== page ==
It is now a matter of public record that Kgotla Autlwetse contested the Botswana Democratic Party primary elections against Dikgakgamatso Seretse (the present Minister of Lands and Housing) in Serowe North East. Autlwetse won, but the party?s central committee ordered a re-run, and Seretse won the replay. It was a murky affair and the resulting feud polarised the village.

At one point the feud reached the courts, but it was clear Autlwetse did not enjoy the sympathy of the BDP high command in Serowe.

Kootswele is not equivocal about the role of politics in the current state of the team. His take is that there were times when ?the team traveled without any of the officials and that dampened the morale of players, leading to poor results.?

?This trend frustrated us. When we played Motlakase in Palapye we contemplated quitting right there, but instead we chose to see the season through,? Kootswele says.

He says together with Setlhaba, they would have been hurt had the team been relegated under their watch. But he adds that they were happy to hand it over to allow fresh minds to rescue the situation.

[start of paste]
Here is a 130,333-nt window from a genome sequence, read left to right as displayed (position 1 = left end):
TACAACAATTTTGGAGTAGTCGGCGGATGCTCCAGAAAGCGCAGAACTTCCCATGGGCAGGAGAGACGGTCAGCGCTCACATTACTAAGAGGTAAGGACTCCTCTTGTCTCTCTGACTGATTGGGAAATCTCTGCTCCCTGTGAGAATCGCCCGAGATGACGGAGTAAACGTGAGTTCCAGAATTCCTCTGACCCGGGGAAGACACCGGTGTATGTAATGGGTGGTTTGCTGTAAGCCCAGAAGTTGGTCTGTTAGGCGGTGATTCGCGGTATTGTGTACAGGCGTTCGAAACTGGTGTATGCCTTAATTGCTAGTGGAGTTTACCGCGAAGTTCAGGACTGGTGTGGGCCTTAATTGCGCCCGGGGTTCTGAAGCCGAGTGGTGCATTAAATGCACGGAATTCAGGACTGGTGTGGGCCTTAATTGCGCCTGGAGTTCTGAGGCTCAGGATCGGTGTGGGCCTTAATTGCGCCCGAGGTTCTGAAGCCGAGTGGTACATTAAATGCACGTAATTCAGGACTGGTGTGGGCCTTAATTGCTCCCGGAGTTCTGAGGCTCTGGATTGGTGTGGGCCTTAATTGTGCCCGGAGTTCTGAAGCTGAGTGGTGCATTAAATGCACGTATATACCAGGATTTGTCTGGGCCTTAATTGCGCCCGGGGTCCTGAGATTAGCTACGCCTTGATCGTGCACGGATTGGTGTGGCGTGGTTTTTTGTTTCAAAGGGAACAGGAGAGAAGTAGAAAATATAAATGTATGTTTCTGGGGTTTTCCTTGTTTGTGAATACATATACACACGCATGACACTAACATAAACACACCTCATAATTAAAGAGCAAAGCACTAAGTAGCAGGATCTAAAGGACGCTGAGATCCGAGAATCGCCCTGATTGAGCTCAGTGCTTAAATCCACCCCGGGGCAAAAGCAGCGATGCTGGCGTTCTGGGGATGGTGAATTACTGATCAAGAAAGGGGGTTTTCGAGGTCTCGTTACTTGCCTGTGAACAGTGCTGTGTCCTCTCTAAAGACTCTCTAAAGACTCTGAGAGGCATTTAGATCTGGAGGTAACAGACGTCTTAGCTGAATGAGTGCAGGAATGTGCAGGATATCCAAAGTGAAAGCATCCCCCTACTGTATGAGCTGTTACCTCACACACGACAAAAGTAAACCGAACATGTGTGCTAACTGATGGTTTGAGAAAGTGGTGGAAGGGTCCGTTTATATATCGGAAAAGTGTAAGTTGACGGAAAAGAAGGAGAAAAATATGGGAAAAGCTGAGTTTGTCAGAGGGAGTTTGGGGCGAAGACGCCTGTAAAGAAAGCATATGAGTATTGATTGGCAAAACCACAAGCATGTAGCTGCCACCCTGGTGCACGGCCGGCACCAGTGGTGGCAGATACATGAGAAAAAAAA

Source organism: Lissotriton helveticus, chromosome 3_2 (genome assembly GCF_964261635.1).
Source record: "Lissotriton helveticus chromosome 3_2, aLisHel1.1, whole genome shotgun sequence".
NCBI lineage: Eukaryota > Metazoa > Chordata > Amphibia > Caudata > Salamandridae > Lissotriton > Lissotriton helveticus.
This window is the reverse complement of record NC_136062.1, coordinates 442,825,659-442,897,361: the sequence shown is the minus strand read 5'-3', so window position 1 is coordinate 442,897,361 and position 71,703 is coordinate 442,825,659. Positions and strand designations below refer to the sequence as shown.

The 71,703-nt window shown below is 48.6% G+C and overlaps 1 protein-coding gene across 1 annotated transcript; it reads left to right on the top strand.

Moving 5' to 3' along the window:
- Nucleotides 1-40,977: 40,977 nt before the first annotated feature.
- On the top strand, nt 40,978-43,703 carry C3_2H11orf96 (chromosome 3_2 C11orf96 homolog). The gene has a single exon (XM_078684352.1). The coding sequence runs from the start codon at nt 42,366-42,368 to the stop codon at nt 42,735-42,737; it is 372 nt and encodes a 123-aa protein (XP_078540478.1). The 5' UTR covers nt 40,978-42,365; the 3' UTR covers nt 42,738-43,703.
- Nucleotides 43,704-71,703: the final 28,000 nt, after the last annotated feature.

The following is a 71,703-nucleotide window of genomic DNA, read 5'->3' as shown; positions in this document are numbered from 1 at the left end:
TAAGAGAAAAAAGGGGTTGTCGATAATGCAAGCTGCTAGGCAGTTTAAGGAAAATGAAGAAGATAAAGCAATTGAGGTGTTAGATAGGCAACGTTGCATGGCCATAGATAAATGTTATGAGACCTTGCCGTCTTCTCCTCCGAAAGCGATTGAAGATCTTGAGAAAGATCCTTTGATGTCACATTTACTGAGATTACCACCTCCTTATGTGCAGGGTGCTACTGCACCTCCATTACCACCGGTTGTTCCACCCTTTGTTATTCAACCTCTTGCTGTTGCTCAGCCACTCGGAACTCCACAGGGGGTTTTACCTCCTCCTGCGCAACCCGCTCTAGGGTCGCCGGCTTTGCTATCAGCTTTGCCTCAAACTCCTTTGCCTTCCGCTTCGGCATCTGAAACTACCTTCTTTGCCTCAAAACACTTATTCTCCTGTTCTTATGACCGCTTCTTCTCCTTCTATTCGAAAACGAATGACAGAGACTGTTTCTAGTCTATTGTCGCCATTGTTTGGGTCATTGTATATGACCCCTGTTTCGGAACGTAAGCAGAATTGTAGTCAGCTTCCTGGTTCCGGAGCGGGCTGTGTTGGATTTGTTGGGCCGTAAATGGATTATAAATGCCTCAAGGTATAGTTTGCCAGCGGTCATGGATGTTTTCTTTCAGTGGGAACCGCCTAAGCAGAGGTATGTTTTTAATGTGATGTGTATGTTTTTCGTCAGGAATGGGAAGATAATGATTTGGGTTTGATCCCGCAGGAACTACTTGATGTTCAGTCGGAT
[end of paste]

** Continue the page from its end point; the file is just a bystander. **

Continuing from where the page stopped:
The handover is a highly disputed piece of history.
Some claim that Setlhaba and Kootswele withheld some of the team?s property and money.
Kootswele dismisses that as ?malicious talk?.

The retort comes from a man who insists that he spent a lot of his personal money on the team. And he is obviously angry that there is no appreciation for the sacrifice.

Setlhaba says everything was handed over to the new committee: boots, tracksuits, footballs as well as the 2004-2005 league prize money.

?Running a football team is expensive. I showed the new committee financial statements indicating how much I had spent on the team, but I did not ask them to reimburse me,? Setlhaba says, and goes on to suggest that to this day, he continues to assist the team whenever he can.

Kootswele reiterates that during the festive season, he took an active role in the team?s fund-raising initiative ? despite a niggling pain.

Meanwhile, on the field of play, the results showed no improvement.

Bakae Khumo (or BK, to the team?s community) replaced Kootswele as a coach.

BK had a tough time. Some players claim that when the season began, the team was not adequately prepared.

?Under BK, we spent a lot of time juggling the ball. We did not do endurance exercises necessary to sustain a league campaign. Other teams, who were much fitter, beat us easily, especially in the second half, when we would have run out of stamina,? one player says.

As the first round neared the end, help arrived from the teams? forgotten son ? Teenage Mpote, who had been with Tasc.

Mpote played for Miscellaneous from 1976 ? 1982, when the team campaigned in the old Second Division. He moved to White Diamonds in Orapa before joining the army and playing for Tasc.